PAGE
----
From Turckheim, make a detour off the Route du Vin up the D417. As the vineyards wane, the valley narrows and pine trees decorate the heights as you drive the 15 kilometers to Munster, situated at the foot of the Vosges. Munster is famous for being the home of the celebrated cheese, rather than for its picturesque streets.
From Munster, the D417 climbs and twists through green Alpine fields dotted with farms. Climbing higher, you enter a vast pine and oak forest to emerge at the summit, Col de la Schlucht, which offers spectacular views across the wild slopes of the Vosges mountains. Turn right on Route des Crêtes (D61), a skyline road constructed by the French during World War I to ensure communications between the different valleys. Now the route presents a scenic trip and signposts lead you to several beautiful spots that you can walk to before coming to Col de Calvair, a tiny ski resort. At Col du Bonhomme, join the D415, which travels down the ever-widening valley to Kaysersberg.
Kaysersberg rivals its neighbors as being one of the most appealing towns in Alsace. Vineyards tumble down to the town from its ancient keep and 16th-century houses line narrow roads along the rushing River Weiss. Albert Schweitzer was born here and his house is open as a small museum. (Open May to Oct.)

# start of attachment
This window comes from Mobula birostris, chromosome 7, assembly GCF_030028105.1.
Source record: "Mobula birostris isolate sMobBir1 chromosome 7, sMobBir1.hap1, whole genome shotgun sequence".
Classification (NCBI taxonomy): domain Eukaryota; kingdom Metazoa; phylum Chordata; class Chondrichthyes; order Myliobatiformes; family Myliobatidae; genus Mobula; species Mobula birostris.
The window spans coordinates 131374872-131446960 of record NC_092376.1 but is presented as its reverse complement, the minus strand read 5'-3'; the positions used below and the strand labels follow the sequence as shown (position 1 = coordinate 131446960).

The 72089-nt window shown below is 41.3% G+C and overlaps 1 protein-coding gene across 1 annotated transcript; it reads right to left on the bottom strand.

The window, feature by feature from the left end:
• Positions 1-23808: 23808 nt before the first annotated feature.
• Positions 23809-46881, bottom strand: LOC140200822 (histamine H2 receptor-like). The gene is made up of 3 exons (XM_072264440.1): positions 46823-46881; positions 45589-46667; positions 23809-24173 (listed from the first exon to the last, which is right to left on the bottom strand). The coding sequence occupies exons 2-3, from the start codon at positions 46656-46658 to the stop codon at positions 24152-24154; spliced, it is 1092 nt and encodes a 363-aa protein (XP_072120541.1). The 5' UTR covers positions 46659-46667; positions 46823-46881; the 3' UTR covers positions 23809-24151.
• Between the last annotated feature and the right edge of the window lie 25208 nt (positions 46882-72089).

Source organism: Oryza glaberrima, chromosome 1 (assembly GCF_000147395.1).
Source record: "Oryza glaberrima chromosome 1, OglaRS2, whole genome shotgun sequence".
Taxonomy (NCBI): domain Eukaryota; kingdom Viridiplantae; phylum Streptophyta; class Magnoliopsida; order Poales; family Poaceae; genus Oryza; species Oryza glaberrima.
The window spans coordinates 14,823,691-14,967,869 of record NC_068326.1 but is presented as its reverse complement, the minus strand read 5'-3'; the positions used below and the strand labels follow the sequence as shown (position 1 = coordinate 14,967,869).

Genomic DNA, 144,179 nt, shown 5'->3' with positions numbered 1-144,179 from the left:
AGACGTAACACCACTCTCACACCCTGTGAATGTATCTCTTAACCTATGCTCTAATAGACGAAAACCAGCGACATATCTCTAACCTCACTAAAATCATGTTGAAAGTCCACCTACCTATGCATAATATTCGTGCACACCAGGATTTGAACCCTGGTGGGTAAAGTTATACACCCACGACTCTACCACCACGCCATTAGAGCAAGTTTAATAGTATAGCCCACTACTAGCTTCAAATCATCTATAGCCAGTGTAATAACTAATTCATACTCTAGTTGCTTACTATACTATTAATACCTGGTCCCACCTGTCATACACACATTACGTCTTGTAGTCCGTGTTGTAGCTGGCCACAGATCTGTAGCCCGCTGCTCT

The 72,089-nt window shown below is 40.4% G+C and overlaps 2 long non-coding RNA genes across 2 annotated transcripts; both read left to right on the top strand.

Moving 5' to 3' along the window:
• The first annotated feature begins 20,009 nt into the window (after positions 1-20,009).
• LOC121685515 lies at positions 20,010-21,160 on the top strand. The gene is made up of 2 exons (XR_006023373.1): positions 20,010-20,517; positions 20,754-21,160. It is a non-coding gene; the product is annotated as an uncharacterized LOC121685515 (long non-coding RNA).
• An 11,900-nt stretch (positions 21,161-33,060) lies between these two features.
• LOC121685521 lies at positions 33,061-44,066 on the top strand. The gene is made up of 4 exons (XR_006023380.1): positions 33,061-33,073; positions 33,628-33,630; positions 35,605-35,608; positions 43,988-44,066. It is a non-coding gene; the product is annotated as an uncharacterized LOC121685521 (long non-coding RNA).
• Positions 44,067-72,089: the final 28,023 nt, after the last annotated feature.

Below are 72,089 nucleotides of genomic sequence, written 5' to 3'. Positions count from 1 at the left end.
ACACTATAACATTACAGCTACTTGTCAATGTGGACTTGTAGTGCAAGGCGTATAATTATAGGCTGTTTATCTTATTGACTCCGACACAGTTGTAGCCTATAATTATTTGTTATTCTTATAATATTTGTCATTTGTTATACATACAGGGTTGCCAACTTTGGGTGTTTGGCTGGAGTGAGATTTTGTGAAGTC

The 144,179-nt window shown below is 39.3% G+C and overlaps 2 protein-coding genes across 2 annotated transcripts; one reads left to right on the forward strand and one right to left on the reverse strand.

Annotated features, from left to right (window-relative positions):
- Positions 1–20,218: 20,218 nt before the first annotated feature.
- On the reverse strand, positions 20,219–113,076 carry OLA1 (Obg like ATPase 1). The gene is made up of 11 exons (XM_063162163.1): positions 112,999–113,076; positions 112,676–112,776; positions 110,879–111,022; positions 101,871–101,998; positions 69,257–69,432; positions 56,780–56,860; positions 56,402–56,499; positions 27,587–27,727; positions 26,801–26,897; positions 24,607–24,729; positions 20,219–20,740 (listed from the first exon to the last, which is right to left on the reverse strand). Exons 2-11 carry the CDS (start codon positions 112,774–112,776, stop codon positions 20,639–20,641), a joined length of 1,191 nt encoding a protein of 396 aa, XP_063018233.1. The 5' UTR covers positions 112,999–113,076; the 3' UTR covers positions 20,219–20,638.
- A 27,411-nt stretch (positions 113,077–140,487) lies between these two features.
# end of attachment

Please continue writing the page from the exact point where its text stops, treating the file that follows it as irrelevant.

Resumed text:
Leave Kaysersberg on the narrow D28 in the direction of Ribeauvillé and pass Kientzheim, a picture-perfect little village encircled by a high wall and surrounded by vineyards. Ammerschwihr, another charming town, and Riquewihr, the finest walled town and a gem of Alsace, lie just a few kilometers farther on, one to the south and one to the north.
Turn south from Kientzheim to the lovely walled town of Ammerschwihr, worth a detour if only to seek out its Porte Haute Cigognes, one of the entry towers, where each year storks nest-it is from here that their young test their first flight.
Just to the north of Kientzheim, Riquewihr, one of the most beautiful villages in Alsace, is completely enclosed by tall, protective walls and encircled by vineyards. It is easy to understand why this picturesque spot is a magnet for visitors. This picture-book village is a pedestrian area, its narrow streets lined with half-timbered houses. Signs beckon you into cobbled courtyards to sample the vintners’ produce, and cafés and restaurants spill onto the streets. The local museum is housed in the tall square stone-and-timber tower Dolder Gate and Tour des Voleurs (Thieves’ Tower), which exhibits grisly instruments of torture. (Open Jul and Aug, closed Oct to Easter, open weekends rest of year, tel: 03.89.49.08.40.)